But the 69 days it took to free the Chilean miners are an indication of how difficult rescuing miners can be.

One of the reasons for that is the guiding principle of any rescue attempt must be – first don’t make it worse.

Rescuers have to move slowly to ensure they don’t endanger any more lives or inadvertently make matters worse for the trapped miners.

We are still marvelling that no-one was killed by the Canterbury earthquake. Is it too much to hope that there will be a similar miracle in the Pike River mine?

November 20 in history


On November 20:

284 – Diocletian was chosen as Roman Emperor.

762 – During An Shi Rebellion, Tang Dynasty, with the help of Huihe tribe, recaptured Luoyang from the rebels.

1194 – Palermo was conquered by Emperor Henry VI.

1407 – A truce between John the Fearless, Duke of Burgundy and Louis of Valois, Duke of Orléans was agreed under the auspices of John, Duke of Berry.

1695 – Zumbi, the last of the leaders of Quilombo dos Palmares in Brazil, was executed.

1620 – Peregrine White,  was born – first English child born in the Plymouth Colony (d. 1704).


1700 – Great Northern War: Battle of Narva – King Charles XII of Sweden defeated the army of Tsar Peter the Great at Narva.

1739 – Start of the Battle of Porto Bello between British and Spanish forces during the War of Jenkins’ Ear.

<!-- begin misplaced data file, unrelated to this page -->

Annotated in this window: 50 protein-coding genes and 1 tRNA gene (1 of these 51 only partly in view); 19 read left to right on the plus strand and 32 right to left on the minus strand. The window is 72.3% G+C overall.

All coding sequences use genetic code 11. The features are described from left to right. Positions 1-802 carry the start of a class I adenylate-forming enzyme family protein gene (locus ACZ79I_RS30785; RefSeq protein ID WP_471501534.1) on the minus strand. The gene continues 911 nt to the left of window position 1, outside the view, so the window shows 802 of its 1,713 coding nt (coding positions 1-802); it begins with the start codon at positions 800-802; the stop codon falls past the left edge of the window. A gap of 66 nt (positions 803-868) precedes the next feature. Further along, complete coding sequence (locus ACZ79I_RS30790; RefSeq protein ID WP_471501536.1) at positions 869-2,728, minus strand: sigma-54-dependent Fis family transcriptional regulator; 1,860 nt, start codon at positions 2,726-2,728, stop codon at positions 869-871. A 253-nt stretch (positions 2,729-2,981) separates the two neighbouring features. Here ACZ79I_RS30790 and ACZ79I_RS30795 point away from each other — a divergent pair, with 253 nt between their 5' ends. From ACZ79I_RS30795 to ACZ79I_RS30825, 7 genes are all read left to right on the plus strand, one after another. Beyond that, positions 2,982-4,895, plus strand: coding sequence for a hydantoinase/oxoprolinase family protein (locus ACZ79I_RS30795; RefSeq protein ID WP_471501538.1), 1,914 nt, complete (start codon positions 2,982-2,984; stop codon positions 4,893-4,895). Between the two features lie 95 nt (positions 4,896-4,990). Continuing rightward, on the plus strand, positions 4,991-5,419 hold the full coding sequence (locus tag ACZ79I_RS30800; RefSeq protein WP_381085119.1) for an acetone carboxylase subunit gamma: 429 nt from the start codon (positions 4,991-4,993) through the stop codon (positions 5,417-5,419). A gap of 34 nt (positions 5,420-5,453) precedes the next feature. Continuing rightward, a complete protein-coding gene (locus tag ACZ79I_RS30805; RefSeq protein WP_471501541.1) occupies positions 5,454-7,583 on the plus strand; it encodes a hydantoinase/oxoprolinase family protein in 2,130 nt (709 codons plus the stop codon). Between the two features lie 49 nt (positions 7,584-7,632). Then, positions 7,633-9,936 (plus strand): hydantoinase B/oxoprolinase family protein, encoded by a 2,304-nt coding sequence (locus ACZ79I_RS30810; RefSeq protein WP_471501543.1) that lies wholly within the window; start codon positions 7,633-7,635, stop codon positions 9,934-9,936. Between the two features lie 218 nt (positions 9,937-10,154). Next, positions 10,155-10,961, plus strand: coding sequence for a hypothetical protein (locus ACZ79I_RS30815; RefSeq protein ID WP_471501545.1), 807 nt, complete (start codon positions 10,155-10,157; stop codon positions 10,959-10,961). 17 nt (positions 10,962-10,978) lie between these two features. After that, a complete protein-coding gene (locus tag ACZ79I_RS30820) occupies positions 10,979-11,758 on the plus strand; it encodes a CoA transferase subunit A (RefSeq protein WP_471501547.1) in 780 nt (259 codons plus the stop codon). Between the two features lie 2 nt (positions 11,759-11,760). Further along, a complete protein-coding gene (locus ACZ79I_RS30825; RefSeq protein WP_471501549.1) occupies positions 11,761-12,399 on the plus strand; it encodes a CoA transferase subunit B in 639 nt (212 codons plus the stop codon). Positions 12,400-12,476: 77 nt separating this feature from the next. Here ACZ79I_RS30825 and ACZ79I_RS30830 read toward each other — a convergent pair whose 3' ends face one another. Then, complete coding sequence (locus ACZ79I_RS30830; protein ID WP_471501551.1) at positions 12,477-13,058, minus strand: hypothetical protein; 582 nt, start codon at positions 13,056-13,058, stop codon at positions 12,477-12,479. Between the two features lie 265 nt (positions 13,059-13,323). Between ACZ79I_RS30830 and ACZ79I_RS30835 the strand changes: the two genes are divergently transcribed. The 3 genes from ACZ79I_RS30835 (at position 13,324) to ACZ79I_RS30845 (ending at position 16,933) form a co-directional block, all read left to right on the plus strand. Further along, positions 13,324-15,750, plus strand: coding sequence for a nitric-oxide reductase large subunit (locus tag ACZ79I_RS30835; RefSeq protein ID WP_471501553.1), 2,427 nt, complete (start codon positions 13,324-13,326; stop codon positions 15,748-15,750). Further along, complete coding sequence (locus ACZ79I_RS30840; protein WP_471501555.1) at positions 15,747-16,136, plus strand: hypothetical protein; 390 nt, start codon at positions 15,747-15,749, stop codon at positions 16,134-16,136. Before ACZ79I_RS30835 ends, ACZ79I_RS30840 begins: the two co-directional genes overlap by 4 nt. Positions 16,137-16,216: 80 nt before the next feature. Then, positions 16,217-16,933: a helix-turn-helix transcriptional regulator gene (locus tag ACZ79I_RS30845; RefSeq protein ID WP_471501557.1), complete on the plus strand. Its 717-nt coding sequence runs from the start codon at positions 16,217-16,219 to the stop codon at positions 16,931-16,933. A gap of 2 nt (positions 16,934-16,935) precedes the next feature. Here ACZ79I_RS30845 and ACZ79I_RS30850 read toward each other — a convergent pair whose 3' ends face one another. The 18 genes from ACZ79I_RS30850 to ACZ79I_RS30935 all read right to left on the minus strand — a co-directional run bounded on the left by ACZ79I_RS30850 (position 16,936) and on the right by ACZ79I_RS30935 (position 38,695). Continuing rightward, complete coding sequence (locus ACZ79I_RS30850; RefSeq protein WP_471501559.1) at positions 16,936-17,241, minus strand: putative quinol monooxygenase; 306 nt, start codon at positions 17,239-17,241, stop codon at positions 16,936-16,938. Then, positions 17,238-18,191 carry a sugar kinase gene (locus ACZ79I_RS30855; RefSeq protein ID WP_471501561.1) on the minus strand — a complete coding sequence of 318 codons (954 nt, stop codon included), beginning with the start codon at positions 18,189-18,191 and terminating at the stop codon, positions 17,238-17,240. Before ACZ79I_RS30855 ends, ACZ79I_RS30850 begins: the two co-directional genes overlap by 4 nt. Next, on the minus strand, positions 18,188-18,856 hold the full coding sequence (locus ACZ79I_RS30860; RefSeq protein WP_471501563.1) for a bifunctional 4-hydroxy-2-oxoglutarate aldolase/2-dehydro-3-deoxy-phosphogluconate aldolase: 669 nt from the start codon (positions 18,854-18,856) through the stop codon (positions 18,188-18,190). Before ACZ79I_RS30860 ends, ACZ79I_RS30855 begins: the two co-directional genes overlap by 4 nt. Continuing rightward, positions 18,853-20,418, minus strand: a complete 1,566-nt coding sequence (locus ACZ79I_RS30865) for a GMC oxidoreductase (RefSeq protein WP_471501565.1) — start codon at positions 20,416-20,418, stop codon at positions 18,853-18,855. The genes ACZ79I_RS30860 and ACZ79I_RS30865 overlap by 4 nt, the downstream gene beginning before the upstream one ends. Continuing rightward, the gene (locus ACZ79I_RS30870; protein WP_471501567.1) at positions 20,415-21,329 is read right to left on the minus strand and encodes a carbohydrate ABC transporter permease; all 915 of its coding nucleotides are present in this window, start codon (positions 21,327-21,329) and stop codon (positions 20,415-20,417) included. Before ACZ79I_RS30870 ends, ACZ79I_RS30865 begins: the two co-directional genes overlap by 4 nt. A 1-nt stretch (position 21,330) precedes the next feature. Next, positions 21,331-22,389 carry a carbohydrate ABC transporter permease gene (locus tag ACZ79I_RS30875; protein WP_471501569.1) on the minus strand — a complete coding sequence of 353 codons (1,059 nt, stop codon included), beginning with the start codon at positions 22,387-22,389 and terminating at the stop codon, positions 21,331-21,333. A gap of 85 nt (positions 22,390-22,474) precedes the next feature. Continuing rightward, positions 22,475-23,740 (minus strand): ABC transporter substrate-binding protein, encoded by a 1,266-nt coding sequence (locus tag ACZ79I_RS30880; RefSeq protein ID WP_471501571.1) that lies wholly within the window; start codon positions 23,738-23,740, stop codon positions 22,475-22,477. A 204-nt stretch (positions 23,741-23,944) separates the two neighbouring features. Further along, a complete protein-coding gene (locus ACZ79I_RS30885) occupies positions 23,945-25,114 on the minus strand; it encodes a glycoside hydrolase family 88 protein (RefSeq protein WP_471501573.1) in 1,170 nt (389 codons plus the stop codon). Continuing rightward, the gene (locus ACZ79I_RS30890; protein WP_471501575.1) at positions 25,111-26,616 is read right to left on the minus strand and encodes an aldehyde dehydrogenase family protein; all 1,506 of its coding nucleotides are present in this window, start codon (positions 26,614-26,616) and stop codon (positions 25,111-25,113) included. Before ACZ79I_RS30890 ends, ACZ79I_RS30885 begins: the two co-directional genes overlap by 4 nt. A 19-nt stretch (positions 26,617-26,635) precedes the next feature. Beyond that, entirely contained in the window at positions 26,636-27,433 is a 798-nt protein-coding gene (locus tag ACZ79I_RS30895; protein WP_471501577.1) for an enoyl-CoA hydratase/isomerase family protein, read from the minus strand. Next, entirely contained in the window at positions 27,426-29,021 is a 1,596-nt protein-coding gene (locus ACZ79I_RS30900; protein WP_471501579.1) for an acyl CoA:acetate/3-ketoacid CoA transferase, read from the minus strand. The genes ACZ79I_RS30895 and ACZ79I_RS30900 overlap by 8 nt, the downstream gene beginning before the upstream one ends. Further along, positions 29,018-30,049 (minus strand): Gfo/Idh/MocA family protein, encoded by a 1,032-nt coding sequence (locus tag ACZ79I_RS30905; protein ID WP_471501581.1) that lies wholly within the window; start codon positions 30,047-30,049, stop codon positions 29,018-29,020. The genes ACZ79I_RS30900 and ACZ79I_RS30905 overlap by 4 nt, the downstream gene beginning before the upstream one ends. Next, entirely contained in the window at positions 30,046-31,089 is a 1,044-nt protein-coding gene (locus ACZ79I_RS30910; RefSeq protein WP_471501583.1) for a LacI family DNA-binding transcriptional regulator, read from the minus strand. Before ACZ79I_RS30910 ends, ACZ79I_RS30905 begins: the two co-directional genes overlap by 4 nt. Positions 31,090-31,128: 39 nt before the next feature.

1765  Sir Thomas Fremantle, British naval captain, was born  (d. 1819).

1820 – An 80-ton sperm whale attacked the Essex  (a whaling ship from Nantucket, Massachusetts) 2,000 miles from the western coast of South America (Herman Melville’s 1851 novel Moby-Dick was in part inspired by this story).

Essex photo 03 b.jpg

1841 – Maketu Wharetotara, the 17-year-old son of the Nga Puhi chief Ruhe, killed five people at Motuarohia in the Bay of Islands.

Mass murder in the Bay of Islands

1845 – Argentine Confederation: Battle of Vuelta de Obligado.

1889 –   Edwin Hubble, American astronomer, was born (d. 1953).

1900 – Chester Gould, American comic strip artist, creator of Dick Tracey, was born.

1908 – Alistair Cooke, British-born journalist, was born (d. 2004).

Alistair Cooke, March 18, 1974 interview

1910 –  Francisco I. Madero issued the Plan de San Luis Potosi, denouncing President Porfirio Díaz, calling for a revolution to overthrow the government of Mexico, effectively starting the Mexican Revolution.

1917 – World War I: Battle of Cambrai began.

1917 – Ukraine was declared a republic.

1923 – Rentenmark replaced the Papiermark as the official currency of Germany at the exchange rate of one Rentenmark to One Trillion (One Billion on the long scale) Papiermark.

1925 Robert F. Kennedy, American politician was born (d. 1968).

1936 – Jose Antonio Primo de Rivera,  founder of the Falange, was killed by a republican execution squad.


1937 Parachuting Santa, George Sellars, narrowly escaped serious injury when he was able to sway his parachute just in time to avoid crashing through the glass roof of the Winter Gardens during the Farmers’ Christmas parade.

Parachuting Santa crashes in Auckland Domain

1940 – World War II: Hungary becomes a signatory of the Tripartite Pact, officially joining the Axis Powers.